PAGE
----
For the past two years, 5 Dynamics has been working with the Harvard University Department of Physics to study how learning preferences contribute to team performance. Preliminary results are in, and they produced two exciting results.
The goal is to teach physics without lectures. Students essentially explain concepts to each other and collaborate on projects to cement their learning. Faculty and TAs are available to handle questions and issues. Students were put in five-person teams to work on various projects. In following with the best scientific method, teams are controlled for prior knowledge of physics, gender, GPA, etc.
We will be publishing a peer-reviewed journal article in the near future; for now, the work has revealed at least two findings of statistical significance:
- Teams of learners with different Energetic preferences showed higher performance than those created from homogeneous styles, including teams of all high Examine Energy.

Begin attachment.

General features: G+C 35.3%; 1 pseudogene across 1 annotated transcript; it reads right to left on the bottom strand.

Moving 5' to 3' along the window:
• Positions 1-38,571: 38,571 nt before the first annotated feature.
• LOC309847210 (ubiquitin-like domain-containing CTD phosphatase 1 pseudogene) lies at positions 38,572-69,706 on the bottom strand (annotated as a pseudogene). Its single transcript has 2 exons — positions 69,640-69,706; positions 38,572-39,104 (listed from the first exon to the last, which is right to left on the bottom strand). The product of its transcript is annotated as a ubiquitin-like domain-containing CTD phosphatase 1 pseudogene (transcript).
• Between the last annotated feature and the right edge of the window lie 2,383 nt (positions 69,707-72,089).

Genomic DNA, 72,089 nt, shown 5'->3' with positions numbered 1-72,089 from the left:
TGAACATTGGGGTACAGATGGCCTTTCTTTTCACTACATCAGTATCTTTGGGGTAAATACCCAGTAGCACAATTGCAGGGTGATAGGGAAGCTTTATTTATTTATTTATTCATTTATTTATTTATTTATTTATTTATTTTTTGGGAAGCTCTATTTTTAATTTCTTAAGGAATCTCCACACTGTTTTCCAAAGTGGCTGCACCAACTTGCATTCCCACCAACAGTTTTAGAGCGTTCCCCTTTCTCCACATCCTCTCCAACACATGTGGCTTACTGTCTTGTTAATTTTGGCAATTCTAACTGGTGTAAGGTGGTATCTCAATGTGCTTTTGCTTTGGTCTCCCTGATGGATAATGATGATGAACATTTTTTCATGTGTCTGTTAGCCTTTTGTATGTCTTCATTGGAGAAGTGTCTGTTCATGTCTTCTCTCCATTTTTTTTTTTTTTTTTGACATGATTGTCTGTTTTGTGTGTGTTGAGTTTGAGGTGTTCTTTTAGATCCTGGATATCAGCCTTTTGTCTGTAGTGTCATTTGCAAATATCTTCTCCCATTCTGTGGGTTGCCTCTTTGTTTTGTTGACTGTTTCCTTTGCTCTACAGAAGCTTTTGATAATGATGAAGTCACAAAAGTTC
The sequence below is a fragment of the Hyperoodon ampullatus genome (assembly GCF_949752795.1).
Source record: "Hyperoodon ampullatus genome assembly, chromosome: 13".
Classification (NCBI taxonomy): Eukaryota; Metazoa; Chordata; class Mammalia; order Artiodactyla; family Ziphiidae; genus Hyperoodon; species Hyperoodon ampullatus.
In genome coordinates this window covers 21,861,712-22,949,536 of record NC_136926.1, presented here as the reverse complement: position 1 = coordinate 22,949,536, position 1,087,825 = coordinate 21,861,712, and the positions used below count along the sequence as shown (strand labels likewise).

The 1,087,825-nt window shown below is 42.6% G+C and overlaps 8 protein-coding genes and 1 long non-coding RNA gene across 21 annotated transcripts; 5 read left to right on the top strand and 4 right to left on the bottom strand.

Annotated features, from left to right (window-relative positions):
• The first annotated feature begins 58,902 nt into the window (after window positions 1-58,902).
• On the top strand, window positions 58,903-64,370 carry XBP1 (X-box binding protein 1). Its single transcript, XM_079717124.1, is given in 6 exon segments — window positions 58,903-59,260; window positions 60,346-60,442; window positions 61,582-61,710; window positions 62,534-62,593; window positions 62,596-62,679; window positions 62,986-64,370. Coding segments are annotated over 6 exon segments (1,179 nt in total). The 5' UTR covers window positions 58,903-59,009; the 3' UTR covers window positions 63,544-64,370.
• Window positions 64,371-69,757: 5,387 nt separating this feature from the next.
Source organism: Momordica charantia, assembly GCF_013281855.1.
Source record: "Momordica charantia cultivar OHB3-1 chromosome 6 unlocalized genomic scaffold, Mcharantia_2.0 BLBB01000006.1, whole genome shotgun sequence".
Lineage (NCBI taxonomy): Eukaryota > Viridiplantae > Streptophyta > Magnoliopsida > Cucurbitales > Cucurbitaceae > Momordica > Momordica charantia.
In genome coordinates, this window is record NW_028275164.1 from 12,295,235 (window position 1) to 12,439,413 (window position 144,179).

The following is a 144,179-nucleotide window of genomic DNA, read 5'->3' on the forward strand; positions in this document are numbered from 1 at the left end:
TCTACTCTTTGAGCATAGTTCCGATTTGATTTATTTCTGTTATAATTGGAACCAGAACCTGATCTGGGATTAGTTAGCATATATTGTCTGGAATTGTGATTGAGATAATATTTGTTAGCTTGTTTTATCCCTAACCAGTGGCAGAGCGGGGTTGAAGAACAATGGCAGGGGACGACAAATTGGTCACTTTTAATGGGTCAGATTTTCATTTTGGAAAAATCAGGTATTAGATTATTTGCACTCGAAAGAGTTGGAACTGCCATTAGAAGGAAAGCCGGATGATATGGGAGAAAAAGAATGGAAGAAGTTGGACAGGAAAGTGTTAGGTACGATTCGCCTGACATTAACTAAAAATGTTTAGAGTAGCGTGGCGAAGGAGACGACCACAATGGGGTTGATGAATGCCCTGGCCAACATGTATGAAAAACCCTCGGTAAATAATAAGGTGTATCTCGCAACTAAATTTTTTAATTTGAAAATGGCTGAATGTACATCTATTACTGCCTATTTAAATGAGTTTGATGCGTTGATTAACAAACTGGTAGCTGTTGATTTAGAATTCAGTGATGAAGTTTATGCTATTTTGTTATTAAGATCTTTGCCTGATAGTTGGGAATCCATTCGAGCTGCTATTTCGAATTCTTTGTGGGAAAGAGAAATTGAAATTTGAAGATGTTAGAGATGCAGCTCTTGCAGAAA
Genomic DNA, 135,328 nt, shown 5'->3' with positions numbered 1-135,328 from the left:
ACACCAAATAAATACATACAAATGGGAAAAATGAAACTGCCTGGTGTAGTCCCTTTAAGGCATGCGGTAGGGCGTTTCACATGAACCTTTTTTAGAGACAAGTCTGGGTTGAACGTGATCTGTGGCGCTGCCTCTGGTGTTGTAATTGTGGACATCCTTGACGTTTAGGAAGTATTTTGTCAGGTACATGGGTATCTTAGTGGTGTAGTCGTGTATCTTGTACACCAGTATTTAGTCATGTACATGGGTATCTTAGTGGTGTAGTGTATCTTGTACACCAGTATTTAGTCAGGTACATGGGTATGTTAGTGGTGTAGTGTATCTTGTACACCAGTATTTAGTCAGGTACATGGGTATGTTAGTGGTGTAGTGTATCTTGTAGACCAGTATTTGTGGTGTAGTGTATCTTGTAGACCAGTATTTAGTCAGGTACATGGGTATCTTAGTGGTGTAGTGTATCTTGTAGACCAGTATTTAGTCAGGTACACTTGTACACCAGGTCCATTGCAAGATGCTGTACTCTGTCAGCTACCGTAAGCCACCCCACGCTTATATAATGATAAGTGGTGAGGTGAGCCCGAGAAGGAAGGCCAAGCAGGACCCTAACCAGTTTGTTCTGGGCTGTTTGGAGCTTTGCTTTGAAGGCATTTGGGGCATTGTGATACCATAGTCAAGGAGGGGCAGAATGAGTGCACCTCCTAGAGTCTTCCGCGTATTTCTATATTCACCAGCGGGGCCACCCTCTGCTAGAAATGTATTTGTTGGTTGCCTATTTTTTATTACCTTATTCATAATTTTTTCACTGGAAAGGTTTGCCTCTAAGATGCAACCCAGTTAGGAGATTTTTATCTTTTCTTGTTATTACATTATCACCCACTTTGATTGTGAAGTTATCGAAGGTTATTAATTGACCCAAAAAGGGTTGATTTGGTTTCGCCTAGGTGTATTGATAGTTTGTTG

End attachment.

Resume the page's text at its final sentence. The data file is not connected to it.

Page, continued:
- The number of women on a team had a positive linear correlation on team performance. (The same correlation has been found between women on boards of directors and company performance.)
The first finding reaffirms one of 5 Dynamics‘ fundamental principles: diverse perspectives are necessary for top performance. More than viewpoints, Energetic variety can make most projects more successful (as measured by external metrics) and more satisfying (think “engagement”).
We’ll be publishing more about this as the studies continue. We thought you’d be interested in the news!